Inspired by the courage and spirit of our late friend Gifty, we setup The Gifty Foundation to address a problem: lack of understanding about Sickle Cell in Ghana. 

 

The Beginning

I’m Tom, and Gifty was my wife. We met almost 20 years ago when I was 19 and she was 23 in Accra, Ghana - I was visiting family. The first time I saw her, I was sitting on the porch of this very house. In fact I took the photo just a few days later.

The exact place where we first met - the compound of World Space in Accra, Ghana

The exact place where we first met - the compound of World Space in Accra, Ghana

With the help of my friend Cudjoe, I asked her out. Actually he asked her out on my behalf, and unexpectedly we fell in love. As luck would have it, Gifty actually lived in London at the time, and I was due to move there from Liverpool when I got back to the UK.

Before we started dating someone told me she had “sickle cell”. I had no idea what that meant but I was young and didn’t really care. I later found out as I witnessed the most painful sight one could imagine. A sickle cell crisis is something akin to torture, a painful episode where the body is starved of oxygen. 


 
Sickle Cell Disease is a condition which can be managed when the sufferer is empowered, eats well, avoids stress and has access to good healthcare. When she was born, her parents lacked the information and knowledge, and for a large part of her life Gifty did not manage her condition successfully. 
— Tom McDonnell, Founder, The Gifty Foundation
 

Our wedding in Birkenhead Town Hall, with Gifty's uncle Yaw, her friend Awa, and Tom's brother Gerard

Our wedding in Birkenhead Town Hall, with Gifty's uncle Yaw, her friend Awa, and Tom's brother Gerard

The complications of Sickle Cell Disease, organ damage and an unidentified infection overcame Gifty in 2007. It was the worst day of my life. I knew it would come, but I didn’t think it would be so soon.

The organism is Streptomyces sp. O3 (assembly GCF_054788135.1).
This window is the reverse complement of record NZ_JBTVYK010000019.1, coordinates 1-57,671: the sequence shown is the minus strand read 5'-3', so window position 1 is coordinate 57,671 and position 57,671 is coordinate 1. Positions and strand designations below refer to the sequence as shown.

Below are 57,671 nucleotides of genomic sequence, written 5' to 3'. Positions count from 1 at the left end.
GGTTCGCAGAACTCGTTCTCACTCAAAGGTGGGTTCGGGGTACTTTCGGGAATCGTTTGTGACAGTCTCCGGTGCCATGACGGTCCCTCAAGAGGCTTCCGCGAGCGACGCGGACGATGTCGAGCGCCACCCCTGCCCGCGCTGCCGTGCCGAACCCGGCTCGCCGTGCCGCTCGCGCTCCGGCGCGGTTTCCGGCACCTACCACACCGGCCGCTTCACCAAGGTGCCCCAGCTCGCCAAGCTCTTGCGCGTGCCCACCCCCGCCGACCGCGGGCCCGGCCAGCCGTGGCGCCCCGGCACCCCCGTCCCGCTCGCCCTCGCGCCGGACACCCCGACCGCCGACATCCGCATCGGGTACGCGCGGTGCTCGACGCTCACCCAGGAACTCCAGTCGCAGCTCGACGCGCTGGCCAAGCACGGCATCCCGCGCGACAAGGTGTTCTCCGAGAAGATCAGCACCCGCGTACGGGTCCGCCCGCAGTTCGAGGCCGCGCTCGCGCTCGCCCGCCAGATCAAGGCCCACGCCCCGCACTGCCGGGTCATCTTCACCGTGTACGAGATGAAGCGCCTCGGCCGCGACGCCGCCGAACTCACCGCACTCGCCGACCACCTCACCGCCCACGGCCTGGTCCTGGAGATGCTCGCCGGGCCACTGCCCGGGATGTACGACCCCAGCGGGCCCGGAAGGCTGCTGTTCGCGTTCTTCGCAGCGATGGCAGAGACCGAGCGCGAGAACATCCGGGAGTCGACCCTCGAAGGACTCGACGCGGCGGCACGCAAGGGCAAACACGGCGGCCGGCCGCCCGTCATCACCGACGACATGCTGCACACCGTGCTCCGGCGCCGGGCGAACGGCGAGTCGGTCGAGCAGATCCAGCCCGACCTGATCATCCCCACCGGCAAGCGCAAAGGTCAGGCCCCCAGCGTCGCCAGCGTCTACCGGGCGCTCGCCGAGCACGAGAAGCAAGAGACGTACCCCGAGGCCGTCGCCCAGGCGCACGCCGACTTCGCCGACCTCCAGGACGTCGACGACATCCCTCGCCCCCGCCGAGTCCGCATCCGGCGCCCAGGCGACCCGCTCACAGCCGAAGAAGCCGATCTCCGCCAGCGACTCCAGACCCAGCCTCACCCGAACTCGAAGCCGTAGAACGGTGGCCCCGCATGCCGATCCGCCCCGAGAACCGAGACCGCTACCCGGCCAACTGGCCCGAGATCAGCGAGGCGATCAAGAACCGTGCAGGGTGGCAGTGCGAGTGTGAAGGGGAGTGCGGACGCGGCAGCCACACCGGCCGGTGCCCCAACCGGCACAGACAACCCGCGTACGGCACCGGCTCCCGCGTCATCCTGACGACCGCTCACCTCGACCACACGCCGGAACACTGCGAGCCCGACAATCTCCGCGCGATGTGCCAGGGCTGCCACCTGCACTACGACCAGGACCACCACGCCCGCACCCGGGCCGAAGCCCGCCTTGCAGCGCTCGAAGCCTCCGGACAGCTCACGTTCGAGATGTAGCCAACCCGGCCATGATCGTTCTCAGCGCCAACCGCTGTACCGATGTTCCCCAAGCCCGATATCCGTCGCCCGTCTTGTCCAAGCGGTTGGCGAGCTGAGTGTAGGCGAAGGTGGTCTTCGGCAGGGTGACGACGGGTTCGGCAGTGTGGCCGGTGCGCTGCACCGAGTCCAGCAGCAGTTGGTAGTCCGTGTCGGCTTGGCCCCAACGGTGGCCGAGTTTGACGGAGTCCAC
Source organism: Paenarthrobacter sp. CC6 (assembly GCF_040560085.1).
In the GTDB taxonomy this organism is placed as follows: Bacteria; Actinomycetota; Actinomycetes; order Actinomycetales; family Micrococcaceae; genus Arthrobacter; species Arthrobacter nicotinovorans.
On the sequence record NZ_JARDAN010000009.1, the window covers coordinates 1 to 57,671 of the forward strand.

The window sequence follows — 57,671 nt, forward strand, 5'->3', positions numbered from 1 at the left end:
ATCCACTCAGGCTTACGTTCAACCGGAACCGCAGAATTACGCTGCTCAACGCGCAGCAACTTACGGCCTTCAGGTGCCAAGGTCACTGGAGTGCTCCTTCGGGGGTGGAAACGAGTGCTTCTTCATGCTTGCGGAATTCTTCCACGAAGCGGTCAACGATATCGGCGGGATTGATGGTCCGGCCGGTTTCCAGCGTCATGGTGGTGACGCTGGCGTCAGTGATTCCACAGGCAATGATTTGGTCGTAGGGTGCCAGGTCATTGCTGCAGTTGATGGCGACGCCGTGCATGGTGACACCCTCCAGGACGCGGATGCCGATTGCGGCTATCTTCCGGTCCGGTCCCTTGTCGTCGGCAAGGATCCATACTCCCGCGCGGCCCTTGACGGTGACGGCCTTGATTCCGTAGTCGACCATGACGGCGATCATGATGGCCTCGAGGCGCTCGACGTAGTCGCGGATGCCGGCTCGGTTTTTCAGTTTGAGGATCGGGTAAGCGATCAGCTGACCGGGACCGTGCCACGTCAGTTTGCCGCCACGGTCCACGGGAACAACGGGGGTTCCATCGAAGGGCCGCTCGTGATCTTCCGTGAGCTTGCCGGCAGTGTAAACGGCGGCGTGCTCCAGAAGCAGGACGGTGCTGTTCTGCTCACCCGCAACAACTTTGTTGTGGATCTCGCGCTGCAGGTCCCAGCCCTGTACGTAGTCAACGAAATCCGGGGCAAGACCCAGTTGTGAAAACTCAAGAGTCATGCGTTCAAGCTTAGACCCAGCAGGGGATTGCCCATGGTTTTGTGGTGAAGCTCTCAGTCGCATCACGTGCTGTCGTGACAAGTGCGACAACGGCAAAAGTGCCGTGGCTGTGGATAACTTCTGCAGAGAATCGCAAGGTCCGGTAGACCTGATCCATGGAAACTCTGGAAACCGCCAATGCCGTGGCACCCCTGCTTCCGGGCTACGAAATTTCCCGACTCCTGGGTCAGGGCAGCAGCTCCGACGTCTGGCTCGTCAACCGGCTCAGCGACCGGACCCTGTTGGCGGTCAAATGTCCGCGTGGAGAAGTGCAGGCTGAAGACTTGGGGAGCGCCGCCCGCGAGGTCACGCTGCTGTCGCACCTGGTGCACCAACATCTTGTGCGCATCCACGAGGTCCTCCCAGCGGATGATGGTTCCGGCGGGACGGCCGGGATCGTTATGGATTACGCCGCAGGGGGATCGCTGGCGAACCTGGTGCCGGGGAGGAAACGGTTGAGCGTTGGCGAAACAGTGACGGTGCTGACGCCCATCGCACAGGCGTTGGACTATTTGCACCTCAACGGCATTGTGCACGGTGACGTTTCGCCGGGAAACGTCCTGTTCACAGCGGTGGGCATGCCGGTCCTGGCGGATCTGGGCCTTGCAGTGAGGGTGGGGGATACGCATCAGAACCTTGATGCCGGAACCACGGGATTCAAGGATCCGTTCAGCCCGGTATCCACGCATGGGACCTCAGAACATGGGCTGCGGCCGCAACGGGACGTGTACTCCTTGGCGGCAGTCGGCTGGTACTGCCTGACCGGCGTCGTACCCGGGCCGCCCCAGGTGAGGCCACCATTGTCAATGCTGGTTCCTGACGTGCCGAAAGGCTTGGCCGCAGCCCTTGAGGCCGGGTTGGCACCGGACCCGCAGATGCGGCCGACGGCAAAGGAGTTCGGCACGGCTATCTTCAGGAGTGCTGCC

Sickle Cell Disease is a condition which can be managed when the sufferer is empowered, eats well, avoids stress and has access to good healthcare. When she was born, her parents lacked the information and knowledge, and for a large part of her life Gifty did not manage her condition successfully. 

Some of you reading this knew Gifty, and you’ll know what an inspiration she still is. Her fierce determination to live was driven by her desire to help her family. 

A quarter of the Ghanaian population carry the sickle-cell gene and very few are even know what that means. The effect on individuals, families and the economy is significant. 

More than 35 years later, things have improved marginally, and in some sections of society, but another generation of Ghanaians will suffer the consequences if this issue isn’t tackled swiftly. 

Gifty's belief in the future, her zeal, and her determination have left us with a duty to make a big change.

With a great deal of help, we’re going to do just that. 

 

The Objective

Sickle Cell Disease is one of the biggest health problems in Ghana. The World Health Organisation estimates that over 20% of Ghanaians carry the Sickle Cell trait. Like other recessive genetic disorders, it takes two parents to carry the gene for a child to be born with the disease. The result is an estimate 2% of all children being born with Sickle Cell Disease. In a some countries these children would be tested at birth, but the newborn screening programme in Ghana is nascent. That means the majority die, while parents suffer and are left to assume the cause. 

There are significant efforts underway, by organisations such as the Sickle Cell Foundation of Ghana, to provide better testing and care. As a group of non-medics, mostly from the entertainment and technology worlds, we identified an area we could make a difference: awareness and decision making

With so few Ghanaians understanding Sickle Cell, and, we believe, the majority being unaware of their genotype, our mission is to put in place the means to ensure all young Ghanaians understand the condition and are aware of their own genetic status. 

It will not happen fast, but we are using empirical data combined with influence and publicity to make Sickle Cell a national topic; to put pressure on each Minister of Health, to get famous celebrities to spread the word, and to ultimately make sure that nobody walks into reproductive decisions without understanding the implications. 

By 2020 we want the majority of 16-15 year old Ghanaians to know their Sickle Cell status. 

 

Our Activity So Far

 
  • 2012 - Established UK charity and raised funds from friends and family
  • 2013 - A detailed qualitative survey in Ghana with URIKA researchamong 7 groups of young Ghanaians 16-25 in Accra, Tamale, Kumasi, Takoradi. Draft report (written for internal use) is available for download here. 
  • 2014 - Pilot test designed for implementation when funds are available (approx £20,000). Draft available for download here.
  • 2015 - Social campaign launched using research data to identify common myths. Paid Facebook ads reached 307,000 Ghanaians globally, generating 5233 engagements (comments, likes and shares)
  • 2016 - A decision to pause the project due to other commitments in the team, and issues engaging with the Ministry of Health (now no longer in office)
  • 2017 - Awareness survey launched to assess current awareness levels using web-based quiz (in progress) - to be used in PR campaign, argument to government and fundraising.